In fact, what may have been the most famous of the Gainsborough Gothics may also be Margaret Lockwood's most famous film besides The Lady Vanishes. In The Wicked Lady (1945), Miss Lockwood played Barbara Worth, a nobleman's wife who takes up a life of crime as a highwayman. It would be one Gainsborough Gothic which proved rather too hot to handle for Hollywood's Breen Office. The Breen Office ruled that the actress's costumes showed far too much cleavage (even though they were based on actual Restoration fashions) and also demanded changes to dialogue which the Hollywood censors thought a bit too risqué. Because of the demands of the Breen Office, Miss Lockwood actually had to postpone a vacation in order to re-shoot whole scenes before the movie could be released in the United States. Regardless, the film would prove incredibly successful in the United Kingdom, with an estimated 18.4 million people going to see it (this places it at #9 in the top ten biggest films in the UK according to the British Film Institute). The Wicked Lady  would not see such spectacular success in the United States, but it would do respectably well there. In the wake of the success of The Wicked Lady, Margaret Lockwood would be at the top of the United Kingdom's box office for the following five years.

Quite naturally Margaret Lockwood would play more femmes fatales after The Wicked Lady, most notably a serial poisoner and black widow in Bedelia (1946).  Eventually she would drift away from the wicked ladies for which she was known to other roles. She played a gypsy servant accused of murder in Jassy (1947), the warden of a home for wayward girls in The White Unicorn (1947), and a British Embassy employee in Rio de Janeiro who marries the wrong man in Look Before You Love (1948). 


Unfortunately, as the British cinema declined in the late Forties and early Fifties, so too did Margaret Lockwood's popularity. This may well have been complicated by some bad choices on her part. She turned down an offer from Hollywood to star in Forever Amber (1947) and later the film adaptation of Terence Rattigan's play The Browning Version (1951). In the Fifties Miss Lockwood would not see the success on the silver screen that she had in the Forties. Her only remarkable film from the era would be Cast a Dark Shadow (1955), in which she co-starred with Sir Dirk Bogarde. It would be one of her best performances.


Miss Lockwood would return to the stage. She would play the title role in Peter Pan, star in Noel Coward's Private Lives, play Eliza Doolittle in Pygmalion, and other plays ranging from Oscar Wilde's An Ideal Husband to Agatha Christie's Spider Web (which Miss Christie wrote for Margaret Lockwood). She would also appear on television, on such series as ITV Play of the Week, ITV Playhouse, and Whodunit. She would appear alongside her daughter Julia in the series The Flying Swan. Miss Lockwood's most famous television work may have been the series Justice, which ran from 1971 to 1974. The series featured Miss Lockwood as barrister Harriet Peterson. Miss Lockwood would make her last appearance on screen in The Slipper and the Rose: The Story of Cinderella (1976).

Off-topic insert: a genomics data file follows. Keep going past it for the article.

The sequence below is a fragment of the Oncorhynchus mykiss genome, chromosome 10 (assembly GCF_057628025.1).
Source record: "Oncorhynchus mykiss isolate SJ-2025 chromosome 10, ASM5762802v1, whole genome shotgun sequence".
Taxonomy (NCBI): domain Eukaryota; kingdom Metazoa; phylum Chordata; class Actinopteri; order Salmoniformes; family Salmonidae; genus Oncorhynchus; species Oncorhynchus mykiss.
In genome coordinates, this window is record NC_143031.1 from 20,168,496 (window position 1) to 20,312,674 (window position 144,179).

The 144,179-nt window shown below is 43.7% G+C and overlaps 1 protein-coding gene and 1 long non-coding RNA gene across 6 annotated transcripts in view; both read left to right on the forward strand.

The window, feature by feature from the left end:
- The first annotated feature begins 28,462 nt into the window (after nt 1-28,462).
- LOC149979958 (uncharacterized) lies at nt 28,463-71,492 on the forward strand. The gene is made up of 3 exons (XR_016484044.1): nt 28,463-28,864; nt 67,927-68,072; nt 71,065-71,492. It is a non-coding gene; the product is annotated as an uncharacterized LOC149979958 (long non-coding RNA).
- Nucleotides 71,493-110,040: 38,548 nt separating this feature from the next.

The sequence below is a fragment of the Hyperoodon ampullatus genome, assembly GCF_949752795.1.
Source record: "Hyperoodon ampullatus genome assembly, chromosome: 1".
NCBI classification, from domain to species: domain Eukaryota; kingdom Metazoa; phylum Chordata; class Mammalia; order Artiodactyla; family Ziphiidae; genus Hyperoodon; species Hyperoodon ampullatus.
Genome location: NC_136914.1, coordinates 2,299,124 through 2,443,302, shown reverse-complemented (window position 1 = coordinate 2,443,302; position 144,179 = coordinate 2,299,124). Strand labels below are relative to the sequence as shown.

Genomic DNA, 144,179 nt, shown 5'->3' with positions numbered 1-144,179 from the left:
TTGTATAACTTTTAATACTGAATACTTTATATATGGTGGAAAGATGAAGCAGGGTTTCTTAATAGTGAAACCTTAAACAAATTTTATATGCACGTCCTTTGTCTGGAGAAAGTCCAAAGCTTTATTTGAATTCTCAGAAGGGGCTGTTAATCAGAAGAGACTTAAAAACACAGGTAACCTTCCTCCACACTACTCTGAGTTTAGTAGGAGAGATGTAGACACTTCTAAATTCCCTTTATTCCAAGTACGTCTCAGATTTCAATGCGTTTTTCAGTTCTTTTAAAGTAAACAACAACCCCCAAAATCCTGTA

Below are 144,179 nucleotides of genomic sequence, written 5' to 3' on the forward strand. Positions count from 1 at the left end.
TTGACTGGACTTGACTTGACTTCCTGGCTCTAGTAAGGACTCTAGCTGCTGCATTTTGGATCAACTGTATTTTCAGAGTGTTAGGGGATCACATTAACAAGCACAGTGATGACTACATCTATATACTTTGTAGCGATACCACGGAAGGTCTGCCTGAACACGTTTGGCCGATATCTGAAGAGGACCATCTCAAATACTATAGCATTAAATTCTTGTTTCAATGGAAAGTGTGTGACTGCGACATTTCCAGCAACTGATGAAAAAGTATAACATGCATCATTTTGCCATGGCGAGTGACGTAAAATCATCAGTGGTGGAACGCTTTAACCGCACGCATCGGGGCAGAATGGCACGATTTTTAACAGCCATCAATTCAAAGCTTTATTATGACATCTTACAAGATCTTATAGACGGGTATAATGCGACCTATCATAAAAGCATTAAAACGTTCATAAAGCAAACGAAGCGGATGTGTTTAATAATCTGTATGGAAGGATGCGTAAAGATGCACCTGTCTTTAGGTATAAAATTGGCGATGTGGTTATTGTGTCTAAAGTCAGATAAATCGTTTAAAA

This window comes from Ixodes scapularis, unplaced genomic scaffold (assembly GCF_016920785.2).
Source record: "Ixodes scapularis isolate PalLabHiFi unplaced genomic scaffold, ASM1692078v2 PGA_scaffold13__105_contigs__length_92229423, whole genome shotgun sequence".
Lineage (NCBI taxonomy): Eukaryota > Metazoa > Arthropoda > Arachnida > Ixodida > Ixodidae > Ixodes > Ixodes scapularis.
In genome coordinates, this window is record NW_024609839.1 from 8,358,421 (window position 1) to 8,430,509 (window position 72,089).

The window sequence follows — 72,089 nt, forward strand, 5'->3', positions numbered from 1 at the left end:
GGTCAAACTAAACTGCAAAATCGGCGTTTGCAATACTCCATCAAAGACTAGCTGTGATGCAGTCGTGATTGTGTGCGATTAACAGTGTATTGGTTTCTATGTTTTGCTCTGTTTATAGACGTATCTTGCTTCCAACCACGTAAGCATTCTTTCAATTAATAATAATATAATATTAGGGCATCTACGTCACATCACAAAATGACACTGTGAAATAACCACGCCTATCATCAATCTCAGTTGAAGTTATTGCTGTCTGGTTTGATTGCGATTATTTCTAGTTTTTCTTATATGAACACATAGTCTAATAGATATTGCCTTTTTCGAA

Margaret Lockwood was dubbed a Commander of the Order of the British Empire in 1980. She died on 15 July 1990 at the Cromwell Hospital in London. 

Margaret Lockwood would be the last wholly English star to dominate the British cinema. What is more, she was an actress who attained a modicum of fame in the United States without appearing in Hollywood movies. To some degree it is very easy to understand why Miss Lockwood would be so successful. There can be no doubt that she was beautiful. She was of the same class of brunette beauties as Vivien Leigh and Gene Tierney, women so stunning it was hard not to stare at them. And there can be no doubt that she was talented. Although Miss Lockwood is now best known for playing femmes fatales, she played a variety of roles throughout her career and did so convincingly. She played everything from a music hall star (I'll Be Your Sweetheart-1945) to fatally ill pianist (Love Story-1944) to a serial killer (Bedelia). It must be pointed out that in British cinema of the Forties there were other actresses who were fantastically beautiful and other actresses who were extremely talented as well. Why then was Margaret Lockwood the centre of such devotion in the United Kingdom in the Forties that she became a phenomenon?